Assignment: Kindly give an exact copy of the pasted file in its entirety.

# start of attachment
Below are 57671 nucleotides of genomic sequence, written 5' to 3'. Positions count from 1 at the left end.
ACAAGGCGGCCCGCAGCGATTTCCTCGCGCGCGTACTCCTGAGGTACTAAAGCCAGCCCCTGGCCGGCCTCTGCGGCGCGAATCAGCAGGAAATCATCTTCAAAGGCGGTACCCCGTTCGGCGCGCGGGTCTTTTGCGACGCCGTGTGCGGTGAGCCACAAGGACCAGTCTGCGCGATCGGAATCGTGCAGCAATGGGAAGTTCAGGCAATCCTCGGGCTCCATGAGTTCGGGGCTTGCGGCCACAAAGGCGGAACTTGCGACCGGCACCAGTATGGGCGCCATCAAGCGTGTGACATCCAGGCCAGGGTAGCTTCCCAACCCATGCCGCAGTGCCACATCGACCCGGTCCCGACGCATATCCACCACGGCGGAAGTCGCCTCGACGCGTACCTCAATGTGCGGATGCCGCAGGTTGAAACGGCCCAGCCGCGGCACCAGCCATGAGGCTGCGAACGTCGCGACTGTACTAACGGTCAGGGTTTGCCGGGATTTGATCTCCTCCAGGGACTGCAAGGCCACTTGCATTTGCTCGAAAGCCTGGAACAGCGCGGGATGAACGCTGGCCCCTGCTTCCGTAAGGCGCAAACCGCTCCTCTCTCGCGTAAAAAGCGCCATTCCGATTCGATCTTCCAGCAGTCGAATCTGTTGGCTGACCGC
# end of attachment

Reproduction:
Below are 57671 nucleotides of genomic sequence, written 5' to 3'. Positions count from 1 at the left end.
ACAAGGCGGCCCGCAGCGATTTCCTCGCGCGCGTACTCCTGAGGTACTAAAGCCAGCCCCTGGCCGGCCTCTGCGGCGCGAATCAGCAGGAAATCATCTTCAAAGGCGGTACCCCGTTCGGCGCGCGGGTCTTTTGCGACGCCGTGTGCGGTGAGCCACAAGGACCAGTCTGCGCGATCGGAATCGTGCAGCAATGGGAAGTTCAGGCAATCCTCGGGCTCCATGAGTTCGGGGCTTGCGGCCACAAAGGCGGAACTTGCGACCGGCACCAGTATGGGCGCCATCAAGCGTGTGACATCCAGGCCAGGGTAGCTTCCCAACCCATGCCGCAGTGCCACATCGACCCGGTCCCGACGCATATCCACCACGGCGGAAGTCGCCTCGACGCGTACCTCAATGTGCGGATGCCGCAGGTTGAAACGGCCCAGCCGCGGCACCAGCCATGAGGCTGCGAACGTCGCGACTGTACTAACGGTCAGGGTTTGCCGGGATTTGATCTCCTCCAGGGACTGCAAGGCCACTTGCATTTGCTCGAAAGCCTGGAACAGCGCGGGATGAACGCTGGCCCCTGCTTCCGTAAGGCGCAAACCGCTCCTCTCTCGCGTAAAAAGCGCCATTCCGATTCGATCTTCCAGCAGTCGAATCTGTTGGCTGACCGC